Effective learning starts with a clear working space, and Duolingo definitely provides this. Most courses are divided into five or more levels, each of which contains a specific number of modules (anywhere from 5 to 30). Each module, in turn, consists of five components. In order to 'unlock' new modules (and progress down the 'tree'), you'll need to complete at least one component of an open module. Alternatively, you can complete a checkpoint test, which will unlock levels below it. The desire to complete all components of a module (the module then turns gold) and the feeling of finishing off a specific topic goes far in motivating users.

To aid in repetition, modules also 'crack' over time, meaning that you'll need to repeat them again to make them solid gold. This can become frustrating the more advanced you become (for example, if you're near to completing the course and learning reported speech, or another difficult topic, and "Counting", or "Food & Drink" from the beginning of the course cracks), and in some cases, even demotivate users to return to the older topics. The intention is well-meant, but there should be some way to cross a topic off your list indefinitely.

All modules are contained in what is referred to as the 'tree'. Although some choice is possible, the tree is structured for users to complete modules in a certain way. This ensures that words are added to your lexicon and that you progressively augment your grammar knowledge. Should you need to review after a break of a few days (or weeks) or a particularly difficult module, click on the barbell symbol to start a vocab review tailored to your level.

Vocabulary

In most exercises in Duolingo, you'll have to translate text from or into the target language. New words are highlighted when they first appear, helping you to know when you encounter something unknown. Sometimes, you'll have to enter single words or arrange blocks of words to form sentences.

One particularly nice feature is that for these exercises it's possible to alternate between typing the sentence or using the text blocks. When trying to build up fluency, doing the former adds a new level of difficulty and owing to the possibility that multiple answers are correct, can actually allow you to express the sentence in a different manner than the text blocks, with the answer still deemed correct.

Sometimes, questions asking the same thing follow one another. In one case, you might be asked to translate a particular sentence into the target language, and in the next question, be asked to translate the same sentence from the target language into your language of instruction. Similarly, some questions can require specific answers, meaning that contextually correct ones won't be accepted, since they don't follow the desired word order. Thankfully, it's possible to comment on each question within a module, inquiring from admins why the answer you entered was incorrect. In most cases, you'll receive a personal answer within a matter of hours or days explaining the grammar behind it, or, a thank you note for highlighting the error with the comment "Added to the list of correct answers".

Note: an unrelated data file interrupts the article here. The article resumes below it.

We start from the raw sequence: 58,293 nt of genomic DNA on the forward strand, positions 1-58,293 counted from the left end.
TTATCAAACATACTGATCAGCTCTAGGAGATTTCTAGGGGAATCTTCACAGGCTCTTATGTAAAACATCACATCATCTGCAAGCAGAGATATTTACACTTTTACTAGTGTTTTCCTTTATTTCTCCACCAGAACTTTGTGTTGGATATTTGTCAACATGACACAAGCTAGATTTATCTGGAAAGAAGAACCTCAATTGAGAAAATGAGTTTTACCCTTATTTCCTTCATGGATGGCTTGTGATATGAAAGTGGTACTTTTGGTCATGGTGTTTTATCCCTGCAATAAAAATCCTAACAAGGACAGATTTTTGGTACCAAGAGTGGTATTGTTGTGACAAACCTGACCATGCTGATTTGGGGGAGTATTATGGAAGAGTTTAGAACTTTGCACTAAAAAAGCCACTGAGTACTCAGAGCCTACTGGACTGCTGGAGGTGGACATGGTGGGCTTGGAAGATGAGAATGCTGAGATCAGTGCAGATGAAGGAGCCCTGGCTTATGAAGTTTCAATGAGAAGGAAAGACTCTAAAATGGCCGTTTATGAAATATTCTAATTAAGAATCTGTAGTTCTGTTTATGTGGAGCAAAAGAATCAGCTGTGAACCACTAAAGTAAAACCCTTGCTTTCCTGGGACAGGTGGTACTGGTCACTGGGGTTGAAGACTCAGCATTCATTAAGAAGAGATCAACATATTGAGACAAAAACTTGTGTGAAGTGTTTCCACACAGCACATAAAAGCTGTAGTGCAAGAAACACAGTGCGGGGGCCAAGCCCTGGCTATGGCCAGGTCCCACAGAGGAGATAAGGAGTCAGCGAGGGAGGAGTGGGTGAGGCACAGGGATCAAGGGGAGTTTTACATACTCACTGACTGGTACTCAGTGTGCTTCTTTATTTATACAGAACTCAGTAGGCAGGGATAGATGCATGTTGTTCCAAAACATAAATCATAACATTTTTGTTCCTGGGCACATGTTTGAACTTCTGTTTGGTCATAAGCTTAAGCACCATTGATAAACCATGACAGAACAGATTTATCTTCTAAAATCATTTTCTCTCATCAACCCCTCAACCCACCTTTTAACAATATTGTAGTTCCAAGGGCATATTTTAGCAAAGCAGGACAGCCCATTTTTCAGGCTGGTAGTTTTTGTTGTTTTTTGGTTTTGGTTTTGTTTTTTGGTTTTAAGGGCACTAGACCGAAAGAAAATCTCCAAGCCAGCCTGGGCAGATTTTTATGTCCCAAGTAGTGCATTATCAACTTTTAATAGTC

You can also take advantage of the TinyCards tool for training your vocabulary skills. This extra app can be used with official Duolingo vocabulary decks, user-created ones, or even your own. We would have preferred a more direct and less gamified approach: Simple, spaced repetition-based vocabulary decks for regularly checking up on words and phrases would be a nice addition to Duolingo.

Reading, Listening, and Speaking

In addition to vocab exercises, the platform also tests users in the other core competencies of language learning as well. Every now and then, you'll be asked to read and record a sentence in the target language, which is then checked by Duolingo. This helps pronunciation, but can't really make up for having a teacher or tandem partner evaluate your progress.

The listening and reading comprehension exercises are better, but not available in all language combinations. The Duolingo podcast is only available for English-Spanish and English-French, so if you're looking to learn German, Russian, or even Japanese, you won't be able to take advantage of this. There is somewhat more coverage for the interactive "stories" feature which asks brief questions about a text you've been given to read in German, French, Portuguese, or Spanish.

One of the biggest drawbacks of online language-learning platforms is the inability to practice speaking. Even the best bots can't really match human performance or interaction. At some point in time, the sooner the better, it will be necessary to have a conversation with a real person and practice what you've learned. Duolingo at least recognizes the need for this, helping users to organize events to practice speaking with one another locally. These only seem to take place in larger cities (and definitely before COVID-19), but the idea is nice. Even though Duolingo doesn't have the perfect solution, it doesn't claim to either, recognizing its shortcomings and doing its best to help users overcome them, even if that means going outside of the platform.

We can let you in on a little spoiler right now: You won't be able to acquire fluency in a language solely through Duolingo or any online language-learning platform for that matter. The exercises have their weaknesses: Sometimes they are too repetitive, or not flexible enough for more advanced users. However, the platform certainly provides a useful tool in learning a foreign language, and at absolutely no cost.

Score: 4.3 / 5

5.

What We Liked About Duolingo

Duolingo offers the perfect blend of structured learning and gamification, at least in our opinion. Even for a 'boring' topic, such as grammar, you'll find yourself motivated to complete it, just to get it over and done with so that you can unlock a more interesting module. For beginners, Duolingo offers an excellent tool for training vocabulary and attaining a basic familiarity with grammatical concepts.